The pumpkin is a stately thing. Less a vegetable, more a looming presence in the kitchen. It awaits like the sculptor’s block of marble, concealing much, awaiting the delicate touch of the kitchen artist to reveal its fate. It may transform to a delicious soup, it may become a grinning gargoyle, only fit to frighten the children.
Two things: first, you can carve a pumpkin. But we find drawing eyes and fangs on in black marker pen works pretty well too.
Second, with Halloween coming up, if you want to make something out of Mr Pumpkin’s innards as well as his skull, here’s our Crib Sheet of pumpkin recipes, which includes a great recipe from Ston Easton. (scroll down for more)
If you’re in an experimental mood, you can combine a little sweetcorn in most of these recipes, to add sweetness and (to a British audience) familiarity. (Americans are very happy with pumpkin pie; historically, the Brits have carved more than we’ve eaten.)
Halloween Crib Sheet coming up shortly. Once you’ve sorted out Mr Pumpkin, come back to us for ideas on bat’s wings, black candles and squid ink! (You need squid ink, to dye the risotto . . . keep up!)
Beetroots – the great Pink Peril of the Kitchen – aren’t the easiest veg to deal with, at first glance. They have the capacity to stain an entire kitchen; they take hours to boil and although they’re edible raw, you’d never pick one up and eat it like an apple.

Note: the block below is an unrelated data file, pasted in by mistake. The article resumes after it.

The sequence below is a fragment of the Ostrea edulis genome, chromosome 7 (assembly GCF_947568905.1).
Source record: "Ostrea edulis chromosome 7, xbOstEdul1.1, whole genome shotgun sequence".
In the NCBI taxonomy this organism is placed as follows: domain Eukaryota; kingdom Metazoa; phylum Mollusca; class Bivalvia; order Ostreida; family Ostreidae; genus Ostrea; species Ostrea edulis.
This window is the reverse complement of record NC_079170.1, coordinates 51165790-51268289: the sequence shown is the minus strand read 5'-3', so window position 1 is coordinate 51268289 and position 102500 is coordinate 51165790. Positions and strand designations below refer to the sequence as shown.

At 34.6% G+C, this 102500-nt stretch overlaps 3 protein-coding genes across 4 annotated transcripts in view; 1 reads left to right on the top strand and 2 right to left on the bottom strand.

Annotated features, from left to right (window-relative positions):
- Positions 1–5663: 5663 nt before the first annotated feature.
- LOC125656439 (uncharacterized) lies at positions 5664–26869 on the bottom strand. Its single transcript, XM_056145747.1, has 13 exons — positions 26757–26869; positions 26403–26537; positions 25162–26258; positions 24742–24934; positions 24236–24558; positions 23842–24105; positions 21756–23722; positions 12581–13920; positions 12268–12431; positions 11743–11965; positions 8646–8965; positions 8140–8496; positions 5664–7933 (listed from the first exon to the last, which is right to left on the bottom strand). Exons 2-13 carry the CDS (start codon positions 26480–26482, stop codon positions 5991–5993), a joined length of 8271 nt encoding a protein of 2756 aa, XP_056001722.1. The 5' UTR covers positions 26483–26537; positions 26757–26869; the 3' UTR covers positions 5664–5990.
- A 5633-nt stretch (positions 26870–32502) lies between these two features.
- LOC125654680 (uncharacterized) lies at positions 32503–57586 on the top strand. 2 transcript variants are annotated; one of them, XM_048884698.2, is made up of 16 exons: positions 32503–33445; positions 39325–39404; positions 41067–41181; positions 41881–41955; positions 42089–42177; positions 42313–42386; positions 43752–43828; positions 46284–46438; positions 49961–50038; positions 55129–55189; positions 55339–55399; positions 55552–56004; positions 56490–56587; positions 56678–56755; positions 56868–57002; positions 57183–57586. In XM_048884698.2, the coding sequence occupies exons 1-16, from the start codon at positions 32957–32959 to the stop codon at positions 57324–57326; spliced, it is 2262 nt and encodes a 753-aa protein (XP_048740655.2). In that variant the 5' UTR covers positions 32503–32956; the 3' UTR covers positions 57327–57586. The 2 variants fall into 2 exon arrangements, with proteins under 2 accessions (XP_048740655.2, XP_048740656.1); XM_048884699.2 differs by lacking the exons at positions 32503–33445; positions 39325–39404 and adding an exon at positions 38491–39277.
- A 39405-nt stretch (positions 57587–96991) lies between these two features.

They’ve started arriving in our veg box and like a lot of people, we find ourselves from time to time looking at the things, while they sit there intractably looking back at us.
However, once you’ve donned the heavy-duty gloves and boiled or grated them into submission, the sweet side of beetroots’ nature comes out. They’re surprisingly versatile, featuring in hot and cold dishes including soup, salad, crisps, pickles, tarts and even cake. So if you’re staring glumly at a heap of crimson roots, tear your gaze away and click on our crib sheet for a bit of inspiration. Good luck!
The Taster slaves were particularly proud of having found Chef John, a mellifluous-voiced online demo chef whose friendly soothing tones are enough to make one feel that yes, I can make Baked Alaska and I shall.
So, for a slightly more whizzy, interactive version of The Taster with links to foodie books, websites and a few choice YouTube cooking demos, click HERE. A single issue costs just under £2 and a subscription for the entire year is just £8. Buy for yourself, or treat a friend, and spread the word.